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United States v. Alamilla

United States District Court, D. Nebraska

August 11, 2017

UNITED STATES OF AMERICA, Plaintiff,
v.
RICARDO ALAMILLA, Defendant.

          MEMORANDUM AND ORDER

          Richard G. Kopf Senior United States District Judge

         Ricardo Alamilla (Alamilla or defendant) has filed a § 2255 motion and an amended § 2255 motion. Because it plainly appears from the submission of the defendant and the files and records that he is plainly not entitled relief, I deny the motion with prejudice. In so doing, I thank Michael Gooch, appointed defense counsel, for accepting this Criminal Justice Act appointment and for his good work on behalf of his client.

         Alamilla had a criminal history category of V and he was a member of the East Side Locos street gang when I originally sentenced him for distribution of meth and a consecutive sentence for possession of a firearm during a drug trafficking offense. Within roughly two months after getting out of prison, he violated his conditions of supervised release by driving drunk and being a prohibited person in possession of a deadly weapon (a knife).

         The state judge sentenced him to 3 to 5 years in prison for the weapon and 60 days for driving under the influence. After he admitted the conduct just described, I sentenced the defendant to 60 months in prison and 60 months on supervised release to run consecutive to the state sentence. Through his excellent assistant federal public defender, Alamilla appealed. That appeal was unsuccessful.

         Alamilla now claims that his assistant federal public defender rendered ineffective assistance of counsel because the grade of offense for the state charges that served as the predicate for the supervised release violation was actually a “B” rather than an “A” and the public defender did not object to the probation officer's allegedly erroneous calculation. The assistant federal public defender, agreeing that he did not object, has withdrawn and I have appointed new counsel.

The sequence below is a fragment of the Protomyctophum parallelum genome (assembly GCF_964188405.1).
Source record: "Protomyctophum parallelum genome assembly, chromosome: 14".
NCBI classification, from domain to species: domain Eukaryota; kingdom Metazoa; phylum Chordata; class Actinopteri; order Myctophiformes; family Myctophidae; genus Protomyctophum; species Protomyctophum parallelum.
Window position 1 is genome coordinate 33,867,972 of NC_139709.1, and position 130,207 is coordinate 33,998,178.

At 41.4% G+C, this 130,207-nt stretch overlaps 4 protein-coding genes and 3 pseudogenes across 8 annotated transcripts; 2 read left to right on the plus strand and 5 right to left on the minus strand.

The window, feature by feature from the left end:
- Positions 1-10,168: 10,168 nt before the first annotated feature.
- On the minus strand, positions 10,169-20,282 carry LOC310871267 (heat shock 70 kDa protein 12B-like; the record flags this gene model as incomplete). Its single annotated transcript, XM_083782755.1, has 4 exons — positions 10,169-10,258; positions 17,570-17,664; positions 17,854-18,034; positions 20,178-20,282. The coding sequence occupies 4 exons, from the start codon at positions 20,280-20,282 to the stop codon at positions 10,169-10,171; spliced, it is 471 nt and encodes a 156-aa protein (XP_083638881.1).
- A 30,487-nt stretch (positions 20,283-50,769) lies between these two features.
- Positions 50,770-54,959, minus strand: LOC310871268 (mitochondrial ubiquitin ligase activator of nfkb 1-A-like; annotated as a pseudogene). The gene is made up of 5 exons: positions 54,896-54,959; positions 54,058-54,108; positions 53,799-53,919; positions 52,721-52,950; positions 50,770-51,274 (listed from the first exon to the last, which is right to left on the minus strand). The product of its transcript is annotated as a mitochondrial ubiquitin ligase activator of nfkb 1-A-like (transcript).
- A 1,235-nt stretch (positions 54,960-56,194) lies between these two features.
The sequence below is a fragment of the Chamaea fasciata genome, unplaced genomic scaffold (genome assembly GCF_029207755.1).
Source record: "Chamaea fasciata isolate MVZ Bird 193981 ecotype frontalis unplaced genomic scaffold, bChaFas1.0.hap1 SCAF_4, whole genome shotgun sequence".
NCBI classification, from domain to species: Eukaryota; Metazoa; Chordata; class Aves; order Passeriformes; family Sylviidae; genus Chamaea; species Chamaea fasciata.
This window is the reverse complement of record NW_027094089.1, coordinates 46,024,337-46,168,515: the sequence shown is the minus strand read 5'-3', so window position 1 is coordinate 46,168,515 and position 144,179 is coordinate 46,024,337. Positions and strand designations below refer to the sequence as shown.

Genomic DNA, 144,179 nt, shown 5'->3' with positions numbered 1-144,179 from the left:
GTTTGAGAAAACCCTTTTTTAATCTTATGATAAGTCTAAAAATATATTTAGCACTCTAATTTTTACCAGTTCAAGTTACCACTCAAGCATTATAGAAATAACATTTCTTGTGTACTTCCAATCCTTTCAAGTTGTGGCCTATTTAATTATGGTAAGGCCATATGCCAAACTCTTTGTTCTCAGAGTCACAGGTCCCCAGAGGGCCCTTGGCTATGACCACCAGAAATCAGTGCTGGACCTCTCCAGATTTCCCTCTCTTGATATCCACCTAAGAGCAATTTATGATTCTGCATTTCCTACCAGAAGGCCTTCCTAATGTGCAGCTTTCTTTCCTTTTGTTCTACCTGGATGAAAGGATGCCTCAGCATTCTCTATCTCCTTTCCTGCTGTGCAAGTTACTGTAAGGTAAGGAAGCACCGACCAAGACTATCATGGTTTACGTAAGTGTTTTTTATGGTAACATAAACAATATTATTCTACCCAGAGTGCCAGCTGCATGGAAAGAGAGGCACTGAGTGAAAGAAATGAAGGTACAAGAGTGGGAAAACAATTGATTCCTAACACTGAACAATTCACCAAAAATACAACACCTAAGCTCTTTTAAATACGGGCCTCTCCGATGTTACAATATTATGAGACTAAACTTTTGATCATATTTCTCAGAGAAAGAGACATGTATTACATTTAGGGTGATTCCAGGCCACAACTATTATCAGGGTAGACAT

The parties assume that state charges (that the defendant was ultimately convicted of committing) should have been graded a “B” rather than an “A” for purposes of a supervised released violation. I assume that as well. They assume also that the Guideline range would have fallen as a result and I assume that too. But as I made it clear at the sentencing hearing, I thought it necessary to impose the maximum prison sentence, a substantial period of supervised release and run the sentences consecutive to the state charges, because of the defendant's record, because of the recency of his violation of supervised release after getting out of prison and because all the relevant statutory sentencing factors required such a sentence.

         Indeed, I tipped the parties off about my inclination before sentencing. I stated the following immediately before hearing from the lawyers and the defendant regarding the proper sentence:

THE COURT: Thank you. Are the parties prepared to proceed to sentencing at this time?
MR. GILLAN: Yes, Your Honor.
MR. VANDERSLICE: Yes.
THE COURT: Before we do, I want to ask a question. I'm going to ask this of the lawyers and not the probation officer.
I want to know, given this young man's criminal history, why I shouldn't sentence him to sixty months in prison, consecutive to the state sentence, and then add on an additional sixty months of supervised release.
I'll hear you now in allocution.

(Filing no. 133 at CM/ECF pp. 11- ...


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